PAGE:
Family Groups Press for Meeting with Paramount

July 7, 2008 - 7:02 PM

( - As homosexual rights groups pressure Paramount to silence Dr Laura Schlesinger for what they consider to be her disparaging comments about homosexuals, a coalition of family organizations is requesting a meeting with the entertainment giant to ensure that the popular radio talk show host is allowed to speak her mind.

A diverse inter-faith coalition of 10 pro-family leaders, including three former homosexuals, are waiting for a reply to their March 10 request for a meeting with Paramount to talk with studio executives from the point of view of people who support Schlesinger and who are afraid she'll be censored.

"If to be fair, Paramount meets with gay activists - not only gay activists but extremists who compare faith-based groups to Nazis - then they should do the courtesy of meeting with people who stand for basic morality," Peter LaBarbara, president of Americans for Truth About Homosexuality, and author of the letter, told

Schlesinger, an orthodox Jew, has drawn fire from homosexual rights groups for describing homosexuality as a "deviant sexual orientation." In a syndicated radio show that reaches an estimates 20 million listeners in the U.S. and Canada, Schlesinger also speaks favorably of reparative therapies for people who want to come out of homosexuality, and is opposed to same-sex "marriage."

Schlesinger was forced to cancel several events in recent days, including a fundraiser last week for abused children in Detroit, out of fears demonstrators could physically threaten attendees. Homosexual activists staged a protest last week outside the Paramount Pictures lot in Hollywood to protest Paramount's plan for a TV talk show for Schlesinger in the fall.

Joe Glover, president of Family Policy Network, told "homosexual activists want to claim that Dr. Laura is intolerant. Meanwhile they're threatening to crash her charity banquet. It looks to me like they're the real source of hate in this cultural debate."

"Few in the mainstream media are honest enough to explain that conservatives oppose the behavior which destroys the lives of homosexuals because we care about their plight," he added.

However, Schlesinger's critics say she is not qualified to speak authoritatively on such complicated matters as reparative therapy. A national homosexual rights group told that the talk show host's opponents want to send a message to media outlets around the country that there's a price to pay for "giving an audience to people with such extreme views" as Schlesinger's.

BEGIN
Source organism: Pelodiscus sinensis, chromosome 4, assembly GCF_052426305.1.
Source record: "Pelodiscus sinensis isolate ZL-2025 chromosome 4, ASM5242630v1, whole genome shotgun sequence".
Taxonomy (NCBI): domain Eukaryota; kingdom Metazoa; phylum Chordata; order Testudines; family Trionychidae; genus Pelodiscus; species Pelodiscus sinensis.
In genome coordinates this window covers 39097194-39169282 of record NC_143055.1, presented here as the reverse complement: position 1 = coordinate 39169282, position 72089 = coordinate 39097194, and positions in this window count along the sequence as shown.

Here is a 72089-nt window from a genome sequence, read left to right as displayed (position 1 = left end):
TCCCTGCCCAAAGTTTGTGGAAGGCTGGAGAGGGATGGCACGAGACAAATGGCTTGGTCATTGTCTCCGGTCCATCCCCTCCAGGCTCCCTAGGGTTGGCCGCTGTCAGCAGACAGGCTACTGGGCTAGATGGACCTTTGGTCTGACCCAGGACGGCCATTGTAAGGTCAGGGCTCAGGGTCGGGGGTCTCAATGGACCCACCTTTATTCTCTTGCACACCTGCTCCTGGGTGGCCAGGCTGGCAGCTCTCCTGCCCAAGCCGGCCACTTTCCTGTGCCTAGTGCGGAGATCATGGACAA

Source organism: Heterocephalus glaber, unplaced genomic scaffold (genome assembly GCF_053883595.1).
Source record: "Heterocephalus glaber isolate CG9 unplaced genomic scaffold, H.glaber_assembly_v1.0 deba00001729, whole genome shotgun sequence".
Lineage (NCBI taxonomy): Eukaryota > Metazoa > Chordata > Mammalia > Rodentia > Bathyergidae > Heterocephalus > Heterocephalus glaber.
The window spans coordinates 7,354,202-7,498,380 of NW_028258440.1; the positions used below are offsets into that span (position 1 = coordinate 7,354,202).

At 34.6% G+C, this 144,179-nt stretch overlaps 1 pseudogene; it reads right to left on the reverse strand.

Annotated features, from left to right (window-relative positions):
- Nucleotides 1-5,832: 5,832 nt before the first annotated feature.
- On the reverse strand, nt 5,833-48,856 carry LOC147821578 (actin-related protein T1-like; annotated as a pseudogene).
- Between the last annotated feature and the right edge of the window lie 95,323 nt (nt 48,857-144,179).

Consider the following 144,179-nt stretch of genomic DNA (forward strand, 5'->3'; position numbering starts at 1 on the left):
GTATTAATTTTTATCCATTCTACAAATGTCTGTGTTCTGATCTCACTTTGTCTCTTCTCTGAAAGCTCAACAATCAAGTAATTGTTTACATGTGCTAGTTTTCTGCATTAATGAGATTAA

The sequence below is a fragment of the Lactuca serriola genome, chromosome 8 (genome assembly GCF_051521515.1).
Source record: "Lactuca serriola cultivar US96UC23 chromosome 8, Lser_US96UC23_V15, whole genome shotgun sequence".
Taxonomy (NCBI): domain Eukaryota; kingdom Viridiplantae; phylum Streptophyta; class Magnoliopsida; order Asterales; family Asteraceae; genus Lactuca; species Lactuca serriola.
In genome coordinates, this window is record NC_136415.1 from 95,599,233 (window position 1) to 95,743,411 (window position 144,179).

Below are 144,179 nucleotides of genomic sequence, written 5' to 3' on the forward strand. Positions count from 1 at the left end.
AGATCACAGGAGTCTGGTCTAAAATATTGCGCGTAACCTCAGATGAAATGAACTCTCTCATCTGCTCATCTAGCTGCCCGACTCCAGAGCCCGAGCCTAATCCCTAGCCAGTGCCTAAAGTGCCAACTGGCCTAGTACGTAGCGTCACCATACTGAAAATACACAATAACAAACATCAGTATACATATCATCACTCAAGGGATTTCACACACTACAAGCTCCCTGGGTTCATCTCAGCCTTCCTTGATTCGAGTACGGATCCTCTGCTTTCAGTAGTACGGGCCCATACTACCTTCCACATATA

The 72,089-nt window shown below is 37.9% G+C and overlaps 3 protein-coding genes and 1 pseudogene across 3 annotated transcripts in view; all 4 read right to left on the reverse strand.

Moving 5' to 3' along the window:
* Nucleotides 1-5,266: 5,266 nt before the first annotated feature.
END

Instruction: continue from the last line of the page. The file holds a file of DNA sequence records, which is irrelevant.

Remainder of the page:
The downside of this, from the protester's point of view, is "it usually just brings more attention to a particular figure and only solidifies their base audience and thus gives the production company greater determination to move forward," Kevin Ivers, director of public affairs for the Log Cabin Republicans, told

Ivers criticized Schlesinger for allegedly telling people, some of whom are at risk for suicide, "that they have a biological illness because they're gay."

"And secondly, I would hope that people who are gay and at risk don't spend their time reaching out to crackpot psychotherapists on the radio and instead reach out to their churches, to other people in the gay community, to their families and look for support where they can count on it," he added.

No one should take away Schlesinger's right to free speech, Ivers said, "but no critic who thinks her point of view should not be out there should give her anymore publicity than she's already getting, which is only going to strengthen her hand for this TV show."

Homosexual activist groups also are coming under increased fire from family groups who believe they are stifling any debate on the merits of reparative therapy for those who want it.

"Frequently I challenge reporters by asking 'why are we told this is a line them up and march them off to a control camp to change their minds situation,' when all of the ex-gay ministries I'm aware of only work with individuals who are interested or willing to change their particular behavior," said Rev. Craig Bensen, a pastor and counselor and co-founder of Vermont's first ex-gay ministry.

Bensen, who took part in the recent debate in Vermont on same-sex "marriages," told he was appalled at the way proponents of reparative therapy are depicted as "bigots" and "homophobes" who are "ignorant."

Bensen said the majority whip for the Democrats in the Vermont Senate said, "The types who oppose same-sex marriages are the type who don't have library cards."

"This is a free speech issue as well as a truth issue. This is constitutionally protected speech that actually happens to be true and the media don't want to report it and the gays don't want it to exist," Bensen said.

Paramount refuses to drop the show, and homosexual activists vowed they would carry on their campaign against Schlesinger to television advertisers.

LaBarbera said family groups should rally in support of Schlesinger, who he said is being unjustly attacked.

"She's letting people see it's okay to defend basic morality," he said. "She's showing people it's okay to stand up for what you believe."